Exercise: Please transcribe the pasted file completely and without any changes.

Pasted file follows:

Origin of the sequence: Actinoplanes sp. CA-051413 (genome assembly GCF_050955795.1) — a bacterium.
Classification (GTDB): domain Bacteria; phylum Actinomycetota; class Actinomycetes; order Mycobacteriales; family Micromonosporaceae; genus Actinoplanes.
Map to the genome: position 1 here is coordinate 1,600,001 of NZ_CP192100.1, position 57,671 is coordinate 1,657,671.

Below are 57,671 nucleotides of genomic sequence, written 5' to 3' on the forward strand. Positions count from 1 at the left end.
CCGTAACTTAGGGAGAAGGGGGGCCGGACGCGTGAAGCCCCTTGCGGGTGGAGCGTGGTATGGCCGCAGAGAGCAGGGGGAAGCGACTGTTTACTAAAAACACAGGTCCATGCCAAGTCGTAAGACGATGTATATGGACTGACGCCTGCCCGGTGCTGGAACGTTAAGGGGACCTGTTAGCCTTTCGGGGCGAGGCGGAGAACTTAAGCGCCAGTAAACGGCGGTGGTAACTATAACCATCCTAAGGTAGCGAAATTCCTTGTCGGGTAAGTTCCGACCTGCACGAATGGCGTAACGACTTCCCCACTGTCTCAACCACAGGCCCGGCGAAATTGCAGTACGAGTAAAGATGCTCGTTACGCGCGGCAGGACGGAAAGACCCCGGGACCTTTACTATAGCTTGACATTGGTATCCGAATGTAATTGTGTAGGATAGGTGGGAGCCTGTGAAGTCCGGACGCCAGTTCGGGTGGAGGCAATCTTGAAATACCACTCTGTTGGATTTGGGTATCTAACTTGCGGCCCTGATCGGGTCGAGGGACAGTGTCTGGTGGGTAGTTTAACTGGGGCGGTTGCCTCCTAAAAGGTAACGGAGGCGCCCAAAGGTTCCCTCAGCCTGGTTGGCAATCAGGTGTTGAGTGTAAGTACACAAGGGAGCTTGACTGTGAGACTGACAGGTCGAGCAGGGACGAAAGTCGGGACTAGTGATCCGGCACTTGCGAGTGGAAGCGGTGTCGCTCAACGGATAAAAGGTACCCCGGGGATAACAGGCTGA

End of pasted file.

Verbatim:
Origin of the sequence: Actinoplanes sp. CA-051413 (genome assembly GCF_050955795.1) — a bacterium.
Classification (GTDB): domain Bacteria; phylum Actinomycetota; class Actinomycetes; order Mycobacteriales; family Micromonosporaceae; genus Actinoplanes.
Map to the genome: position 1 here is coordinate 1,600,001 of NZ_CP192100.1, position 57,671 is coordinate 1,657,671.

Below are 57,671 nucleotides of genomic sequence, written 5' to 3' on the forward strand. Positions count from 1 at the left end.
CCGTAACTTAGGGAGAAGGGGGGCCGGACGCGTGAAGCCCCTTGCGGGTGGAGCGTGGTATGGCCGCAGAGAGCAGGGGGAAGCGACTGTTTACTAAAAACACAGGTCCATGCCAAGTCGTAAGACGATGTATATGGACTGACGCCTGCCCGGTGCTGGAACGTTAAGGGGACCTGTTAGCCTTTCGGGGCGAGGCGGAGAACTTAAGCGCCAGTAAACGGCGGTGGTAACTATAACCATCCTAAGGTAGCGAAATTCCTTGTCGGGTAAGTTCCGACCTGCACGAATGGCGTAACGACTTCCCCACTGTCTCAACCACAGGCCCGGCGAAATTGCAGTACGAGTAAAGATGCTCGTTACGCGCGGCAGGACGGAAAGACCCCGGGACCTTTACTATAGCTTGACATTGGTATCCGAATGTAATTGTGTAGGATAGGTGGGAGCCTGTGAAGTCCGGACGCCAGTTCGGGTGGAGGCAATCTTGAAATACCACTCTGTTGGATTTGGGTATCTAACTTGCGGCCCTGATCGGGTCGAGGGACAGTGTCTGGTGGGTAGTTTAACTGGGGCGGTTGCCTCCTAAAAGGTAACGGAGGCGCCCAAAGGTTCCCTCAGCCTGGTTGGCAATCAGGTGTTGAGTGTAAGTACACAAGGGAGCTTGACTGTGAGACTGACAGGTCGAGCAGGGACGAAAGTCGGGACTAGTGATCCGGCACTTGCGAGTGGAAGCGGTGTCGCTCAACGGATAAAAGGTACCCCGGGGATAACAGGCTGA